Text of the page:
Spacehawk: the complete collection of Basil Wolverton's space crusader

Spacehawk is Fantagraphics' recently published complete collection of Basil Wolverton's long-lost space-hero comics, published for a two-year run starting in 1940. In his introduction, Monte Wolverton (Basil's son) explains that Basil had always dreamed of having his own superhero book, and that Spacehawk was the realization of that dream. The character -- an 800 year old psychic crime-fighter with an anti-gravity belt and an army of robot clones of himself that he controls through telepathy -- had an all-too-brief existence fighting interplanetary crime before being co-opted by Wolverton's editor into fighting Nazis and the Japanese Navy.

Wolverton wasn't much of a superhero writer. There's not much dramatic tension here. Whenever Spacehawk shows up, he's inevitably stronger, smarter, faster, and more powerful than the bad guys. He rescues the girl (if there is one), puts down the bad guys (usually terminally), and flies off, saying something appropriately square-jawed and brave. But that doesn't matter. You'd be nuts to read Spacehawk for the plotting: what you read it for is the character design, that amazing Wolverton grotesque that is as unmistakable as it is unforgettable.

I mean to say, this guy could really draw monsters.


The backgrounds were also marvels of four-color fantasy, the spaceships all spare and dieselpunky, the alien worlds all a-squish with weird fauna and distant astronomical bodies, and strange, Gernsbackian impossible high-rises.

But honestly, Spacehawk was really about the monsters and weirdos.

And Fantagraphics really does the art justice with heavy-stock pages that soak up titanic amounts of ink, making for a supersaturated, weighty tome that almost strobes with awesome.

Alas, the art takes a decided turn for the duller when Spacehawk starts fighting WWII, and Wolverton has to limit himself to drawing caricatures of Tojo and American Bund fifth columnists. But every now and again, he sneaks in a full-page spread like the one above, just to be sure we all know that's he's not just phoning it in.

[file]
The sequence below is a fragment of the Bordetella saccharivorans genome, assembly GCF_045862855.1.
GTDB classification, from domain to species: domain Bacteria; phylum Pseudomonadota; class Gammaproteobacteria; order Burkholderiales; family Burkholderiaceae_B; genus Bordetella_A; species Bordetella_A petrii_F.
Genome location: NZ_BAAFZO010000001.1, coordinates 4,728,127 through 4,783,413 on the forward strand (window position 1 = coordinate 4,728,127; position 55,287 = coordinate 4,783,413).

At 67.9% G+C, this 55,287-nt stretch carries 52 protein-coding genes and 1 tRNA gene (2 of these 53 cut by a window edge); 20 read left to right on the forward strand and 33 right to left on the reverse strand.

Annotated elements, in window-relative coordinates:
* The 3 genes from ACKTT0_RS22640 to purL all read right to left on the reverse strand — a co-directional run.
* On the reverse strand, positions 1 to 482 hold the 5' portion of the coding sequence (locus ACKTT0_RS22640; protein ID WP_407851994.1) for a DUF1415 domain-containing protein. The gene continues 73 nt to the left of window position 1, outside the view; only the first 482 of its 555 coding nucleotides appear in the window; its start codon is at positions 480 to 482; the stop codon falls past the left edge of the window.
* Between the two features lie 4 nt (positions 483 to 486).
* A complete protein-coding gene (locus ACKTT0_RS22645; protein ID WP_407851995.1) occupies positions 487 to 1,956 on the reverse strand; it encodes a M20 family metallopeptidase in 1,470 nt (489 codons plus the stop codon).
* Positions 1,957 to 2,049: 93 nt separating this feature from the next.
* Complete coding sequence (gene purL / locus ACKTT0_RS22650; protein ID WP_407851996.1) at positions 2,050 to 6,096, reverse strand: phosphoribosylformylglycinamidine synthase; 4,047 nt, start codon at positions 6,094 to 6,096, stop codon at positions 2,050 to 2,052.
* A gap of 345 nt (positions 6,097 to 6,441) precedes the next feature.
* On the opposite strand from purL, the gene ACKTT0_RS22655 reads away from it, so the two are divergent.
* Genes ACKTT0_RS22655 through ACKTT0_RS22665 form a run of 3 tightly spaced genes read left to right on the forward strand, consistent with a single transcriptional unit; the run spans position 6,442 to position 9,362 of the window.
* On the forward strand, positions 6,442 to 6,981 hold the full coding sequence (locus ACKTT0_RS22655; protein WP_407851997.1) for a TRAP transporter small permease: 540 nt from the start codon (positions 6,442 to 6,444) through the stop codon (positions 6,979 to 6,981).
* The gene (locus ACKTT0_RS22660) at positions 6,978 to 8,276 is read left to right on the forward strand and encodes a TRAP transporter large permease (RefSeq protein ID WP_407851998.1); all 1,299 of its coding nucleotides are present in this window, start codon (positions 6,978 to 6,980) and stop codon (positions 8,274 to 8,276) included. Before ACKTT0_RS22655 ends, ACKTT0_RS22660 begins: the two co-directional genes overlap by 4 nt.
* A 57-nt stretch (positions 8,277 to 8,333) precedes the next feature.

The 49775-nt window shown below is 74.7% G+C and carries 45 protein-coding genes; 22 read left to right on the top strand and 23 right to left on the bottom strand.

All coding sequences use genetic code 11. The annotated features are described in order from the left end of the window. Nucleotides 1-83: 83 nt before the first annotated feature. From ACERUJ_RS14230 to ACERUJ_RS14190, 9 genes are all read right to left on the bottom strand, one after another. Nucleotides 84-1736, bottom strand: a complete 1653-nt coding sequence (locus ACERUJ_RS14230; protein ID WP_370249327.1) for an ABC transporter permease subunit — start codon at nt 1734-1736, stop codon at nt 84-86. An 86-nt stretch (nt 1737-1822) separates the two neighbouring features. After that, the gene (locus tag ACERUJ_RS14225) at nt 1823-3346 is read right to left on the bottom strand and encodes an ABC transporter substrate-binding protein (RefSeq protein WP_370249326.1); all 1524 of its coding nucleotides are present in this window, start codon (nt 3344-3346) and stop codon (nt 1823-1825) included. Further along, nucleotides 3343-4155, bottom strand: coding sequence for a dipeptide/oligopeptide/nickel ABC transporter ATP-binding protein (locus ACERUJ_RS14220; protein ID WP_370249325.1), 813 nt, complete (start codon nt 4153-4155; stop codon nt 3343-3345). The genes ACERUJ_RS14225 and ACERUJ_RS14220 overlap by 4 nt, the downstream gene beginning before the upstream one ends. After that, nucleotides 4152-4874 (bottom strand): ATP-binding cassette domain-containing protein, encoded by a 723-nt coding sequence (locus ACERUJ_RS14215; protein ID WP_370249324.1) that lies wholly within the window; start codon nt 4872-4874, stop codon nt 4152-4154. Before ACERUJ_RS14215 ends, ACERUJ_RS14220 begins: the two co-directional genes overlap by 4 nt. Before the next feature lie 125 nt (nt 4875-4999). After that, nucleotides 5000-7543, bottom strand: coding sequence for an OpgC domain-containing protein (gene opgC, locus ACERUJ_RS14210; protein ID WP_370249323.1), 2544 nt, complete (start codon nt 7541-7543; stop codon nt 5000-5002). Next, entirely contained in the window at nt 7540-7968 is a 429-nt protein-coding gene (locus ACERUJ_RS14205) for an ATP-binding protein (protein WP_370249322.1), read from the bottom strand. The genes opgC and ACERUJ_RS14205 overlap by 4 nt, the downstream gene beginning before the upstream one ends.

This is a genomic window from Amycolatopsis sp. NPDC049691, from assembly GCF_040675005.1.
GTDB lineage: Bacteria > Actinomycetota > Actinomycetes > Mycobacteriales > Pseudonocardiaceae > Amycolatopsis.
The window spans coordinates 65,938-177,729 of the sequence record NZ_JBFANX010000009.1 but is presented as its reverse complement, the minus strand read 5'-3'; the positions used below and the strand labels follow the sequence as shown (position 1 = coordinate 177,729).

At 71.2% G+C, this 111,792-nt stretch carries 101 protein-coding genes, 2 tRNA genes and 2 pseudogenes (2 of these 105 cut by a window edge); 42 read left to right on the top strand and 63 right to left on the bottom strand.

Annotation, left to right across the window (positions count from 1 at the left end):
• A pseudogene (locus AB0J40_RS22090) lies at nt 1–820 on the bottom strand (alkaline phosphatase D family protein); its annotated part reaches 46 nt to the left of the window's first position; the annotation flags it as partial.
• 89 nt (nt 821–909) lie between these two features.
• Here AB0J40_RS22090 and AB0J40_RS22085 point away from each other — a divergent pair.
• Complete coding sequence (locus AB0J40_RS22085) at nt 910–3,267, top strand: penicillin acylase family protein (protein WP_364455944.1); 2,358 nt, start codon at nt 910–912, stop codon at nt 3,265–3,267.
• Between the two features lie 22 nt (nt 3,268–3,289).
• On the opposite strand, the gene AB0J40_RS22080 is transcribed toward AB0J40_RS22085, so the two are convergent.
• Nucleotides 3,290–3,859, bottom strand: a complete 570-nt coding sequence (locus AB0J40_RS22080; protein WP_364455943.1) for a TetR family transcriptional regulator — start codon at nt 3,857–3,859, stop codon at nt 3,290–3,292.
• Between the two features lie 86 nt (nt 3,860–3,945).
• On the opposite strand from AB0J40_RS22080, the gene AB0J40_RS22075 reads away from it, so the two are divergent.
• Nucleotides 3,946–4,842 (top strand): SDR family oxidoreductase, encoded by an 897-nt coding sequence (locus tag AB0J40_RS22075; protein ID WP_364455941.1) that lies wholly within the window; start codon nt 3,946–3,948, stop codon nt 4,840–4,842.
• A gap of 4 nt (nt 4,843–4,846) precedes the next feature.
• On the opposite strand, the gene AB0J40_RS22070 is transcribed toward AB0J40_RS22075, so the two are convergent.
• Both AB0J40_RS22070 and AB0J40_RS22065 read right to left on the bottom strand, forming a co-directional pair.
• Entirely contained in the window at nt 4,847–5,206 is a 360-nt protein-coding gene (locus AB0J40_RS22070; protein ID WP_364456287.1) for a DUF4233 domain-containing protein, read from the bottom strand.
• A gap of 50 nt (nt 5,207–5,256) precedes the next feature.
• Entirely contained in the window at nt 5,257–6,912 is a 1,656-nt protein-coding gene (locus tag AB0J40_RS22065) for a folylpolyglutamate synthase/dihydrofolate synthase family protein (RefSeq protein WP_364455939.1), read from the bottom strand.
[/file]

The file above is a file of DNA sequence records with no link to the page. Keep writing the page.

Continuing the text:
This book would make a fantastic gift for happy mutants, and might just spark a lifelong love-affair with the estimable Mr Wolverton.



  1. This is a cornucopia of awesome, love Wolverton’s work.  That first panel (cover?) should be a T-Shirt for sure.

  2. Looking at these pages raises the question, “how much did Steranko really innovate with Nick Fury?” Still quite a lot, but seeing that this was out a quarter-century earlier is mindblowing.

    1.  That’s meeeeee! I have a B&W run of Spacehawk, too – later than the 70’s though – need to dig it out (and need to grab this edition).

      1. cool.  i chose your link b/c i really wanted as many images as i could find; hats off!

        i discovered BW the same year i picked up my 1st ish of WEIRDO.

  3. Wolverton is amazing. This book is essential, especially if you all you know from comics is the bland vanilla marvel/DC (and their imitators) superhero junk of the last 50 years. There WAS a time when there was room for a lot of different oddball stuff in mainstream comics.
    Greg Sadowski (FOUR COLOR FEAR- 50’s horror and THE B KRIGSTEIN books) has been working on a volume reprinting all Basil’s”serious” horror and SF stuff from the 50’s, well after the SPACEHAWK days- BRAIN BATS FROM VENUS, THE EYE OF DOOM,all his classics from WEIRD TALES OF THE FUTURE and more. Those are some seriously weird stories, with great unique Wolverton art. It’s turned into a bio with lots of unpublished stuff (Monte and other major aficionados are involved), so it’s been delayed, but it will be a killer when it hits the stands in a year or so.

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